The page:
Last summer Richard Reeves, director of the thinktank Demos, wondered in the Financial Times whether the Association of British Orchestras, and the ensembles it represents, represented good value for money. Specifically, whether the ABO – an advocacy platform funded by the Arts Council of England – was the most efficient way to distribute ACE money.
Support for the arts could be substantially cut, forcing a much needed rationalisation. On current plans, the Arts Council will spend £6.3m in 2010/11 supporting five professional orchestras in London. The Association of British Orchestras, which “advocates on behalf of professional orchestras throughout the UK”, successfully by the looks of it, is also funded by the Arts Council. You do not have to be a philistine to wonder if this is money well spent.
In a letter to the FT, the ABO’s Mark Pemberton responded that ‘funding does not simply go towards work on the concert platform’:
All the orchestras have successful outreach programmes, reaching young people and disadvantaged communities and supporting music education in schools. Research about to be published by the ABO shows that 300,000 schoolchildren in England alone are attending live concerts each year. In relation to the ABO itself, our modest funding from ACE goes to support networking for our members, many of which are not funded by their respective Arts Council. And as our members are reporting an increase in ticket sales, and full houses, it hardly suggests that public investment is being wasted.
Now, fast forward to ABO’s annual conference, held last month in Glasgow. When they invited Reeves to give the opening keynote speech to their 2010 conference, the ABO must have expected some controversy. They weren’t disappointed: Reeves expanded on his theme, suggesting, as reported in The Herald, that:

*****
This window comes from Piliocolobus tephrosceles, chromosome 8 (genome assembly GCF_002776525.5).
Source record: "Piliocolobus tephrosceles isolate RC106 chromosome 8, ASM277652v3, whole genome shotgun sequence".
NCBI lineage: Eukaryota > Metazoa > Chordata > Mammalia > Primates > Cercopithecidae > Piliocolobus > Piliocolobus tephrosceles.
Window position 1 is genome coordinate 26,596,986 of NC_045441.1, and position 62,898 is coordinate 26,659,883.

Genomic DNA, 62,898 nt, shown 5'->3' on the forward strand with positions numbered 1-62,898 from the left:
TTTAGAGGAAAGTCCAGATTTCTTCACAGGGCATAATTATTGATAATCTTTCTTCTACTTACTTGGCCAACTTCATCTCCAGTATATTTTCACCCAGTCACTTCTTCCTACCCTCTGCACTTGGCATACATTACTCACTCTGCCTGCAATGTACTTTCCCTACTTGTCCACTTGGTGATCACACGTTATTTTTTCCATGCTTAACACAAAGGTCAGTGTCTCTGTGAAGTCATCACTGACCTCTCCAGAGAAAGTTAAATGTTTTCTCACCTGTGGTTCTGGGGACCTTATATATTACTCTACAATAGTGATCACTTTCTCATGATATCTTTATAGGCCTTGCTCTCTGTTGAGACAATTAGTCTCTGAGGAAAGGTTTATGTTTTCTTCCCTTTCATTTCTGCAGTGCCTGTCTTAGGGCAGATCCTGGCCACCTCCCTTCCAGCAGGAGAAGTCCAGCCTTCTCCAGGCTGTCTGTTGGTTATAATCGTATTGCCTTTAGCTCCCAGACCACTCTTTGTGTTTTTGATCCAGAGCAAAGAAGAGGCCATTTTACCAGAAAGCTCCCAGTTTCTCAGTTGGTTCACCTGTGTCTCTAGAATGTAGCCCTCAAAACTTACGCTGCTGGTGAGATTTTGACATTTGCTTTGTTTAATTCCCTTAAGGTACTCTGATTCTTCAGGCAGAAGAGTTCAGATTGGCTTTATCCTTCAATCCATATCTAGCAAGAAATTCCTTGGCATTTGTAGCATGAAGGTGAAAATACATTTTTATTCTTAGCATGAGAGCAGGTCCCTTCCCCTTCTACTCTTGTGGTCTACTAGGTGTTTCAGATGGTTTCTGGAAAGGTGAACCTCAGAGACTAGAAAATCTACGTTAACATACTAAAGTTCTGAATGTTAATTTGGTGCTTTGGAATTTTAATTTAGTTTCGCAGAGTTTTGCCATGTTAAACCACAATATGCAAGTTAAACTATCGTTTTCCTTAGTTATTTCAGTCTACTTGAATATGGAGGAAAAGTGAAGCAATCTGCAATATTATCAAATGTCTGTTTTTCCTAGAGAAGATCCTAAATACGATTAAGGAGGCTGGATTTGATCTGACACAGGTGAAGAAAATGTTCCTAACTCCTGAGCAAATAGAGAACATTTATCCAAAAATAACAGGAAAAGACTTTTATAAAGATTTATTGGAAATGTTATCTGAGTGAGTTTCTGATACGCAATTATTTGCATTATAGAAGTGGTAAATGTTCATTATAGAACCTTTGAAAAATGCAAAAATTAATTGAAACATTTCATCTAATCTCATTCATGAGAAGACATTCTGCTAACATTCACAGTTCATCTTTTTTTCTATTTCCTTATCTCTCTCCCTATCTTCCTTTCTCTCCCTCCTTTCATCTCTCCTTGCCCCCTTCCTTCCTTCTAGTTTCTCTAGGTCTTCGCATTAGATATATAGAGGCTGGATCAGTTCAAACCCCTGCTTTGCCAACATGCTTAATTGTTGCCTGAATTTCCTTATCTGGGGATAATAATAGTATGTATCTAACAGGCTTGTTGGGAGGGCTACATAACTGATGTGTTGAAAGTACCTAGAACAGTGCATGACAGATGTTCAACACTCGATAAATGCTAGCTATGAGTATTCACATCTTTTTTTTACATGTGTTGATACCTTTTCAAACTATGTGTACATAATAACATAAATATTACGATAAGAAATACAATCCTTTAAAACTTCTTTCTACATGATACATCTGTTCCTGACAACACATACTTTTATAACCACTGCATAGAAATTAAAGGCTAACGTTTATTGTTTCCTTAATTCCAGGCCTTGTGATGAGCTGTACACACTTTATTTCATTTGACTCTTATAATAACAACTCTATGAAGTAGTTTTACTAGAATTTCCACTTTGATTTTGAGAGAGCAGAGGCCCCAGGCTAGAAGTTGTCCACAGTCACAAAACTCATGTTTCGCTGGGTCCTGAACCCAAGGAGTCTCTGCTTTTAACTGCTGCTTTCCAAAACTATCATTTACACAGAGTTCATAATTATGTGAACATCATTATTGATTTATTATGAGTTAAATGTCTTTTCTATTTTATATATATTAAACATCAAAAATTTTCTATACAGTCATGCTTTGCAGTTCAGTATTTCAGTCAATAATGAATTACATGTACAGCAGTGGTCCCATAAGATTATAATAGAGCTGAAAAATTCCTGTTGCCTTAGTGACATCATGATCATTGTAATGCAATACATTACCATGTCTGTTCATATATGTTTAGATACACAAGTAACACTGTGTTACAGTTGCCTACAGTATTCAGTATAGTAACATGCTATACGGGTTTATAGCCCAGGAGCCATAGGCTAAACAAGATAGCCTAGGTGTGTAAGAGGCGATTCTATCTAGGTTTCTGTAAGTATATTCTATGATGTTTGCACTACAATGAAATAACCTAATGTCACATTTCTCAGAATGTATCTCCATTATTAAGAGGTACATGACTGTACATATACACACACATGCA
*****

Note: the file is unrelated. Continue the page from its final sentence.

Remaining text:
Orchestras should receive significantly less public money;
That orchestras unfairly steer money away from projects in working class areas thanks to powerful middle class lobby groups;
That orchestras should spend the funds they do receive from the public purse on education and schools programmes, rather than putting on performances for affluent urbanites.
Reeves has subsequently, and predictably, come in for some robust criticism from orchestras and the classical music sector. He has responded to some of that criticism with a brief post on the Demos blog, where he maintains one of his central themes: that if they are to be deserving of taxpayers’ money, orchestras need to come up with better justifications for themselves.
[T]he classical music industry is in danger of becoming an echo-chamber, taking taxpayers’ money to pay middle class people to perform to middle class audiences – and branding anybody who questions this settlement a philistine. And that, I’m afraid, just won’t do.
Some of the criticism directed at Reeve’s arguments is, I believe, warranted (and I’ve commented in this vein on the Demos blog) but some of it is less so, and there is a danger that too many issues – orchestral funding, the social value of classical music, class, and music education – will be conflated and confused into one them-and-us firefight.
Unfortunately Reeves’s speech to the ABO delegates does not seem to be public, so it is difficult to speak in detail, but the more I read between the lines of his arguments about orchestral funding, the more I think that his real beef is with the almost non-existent provision of serious music study and participation within state schools. I maintain, as I comment on Demos, that to punish orchestras for the failures of the state education system put the relationship between musical education and orchestral attendance all backwards, but if that’s the issue let’s all agree to agree and work towards a solution. And if that means that better arguments need to be found, so be it. Those arguments are surely out there, waiting:
Wake up call. You know what? WE’VE GOT THE GOODS. WE ARE THE SHIT. WE MAKE SOMETHING THAT NOBODY ELSE CAN MAKE.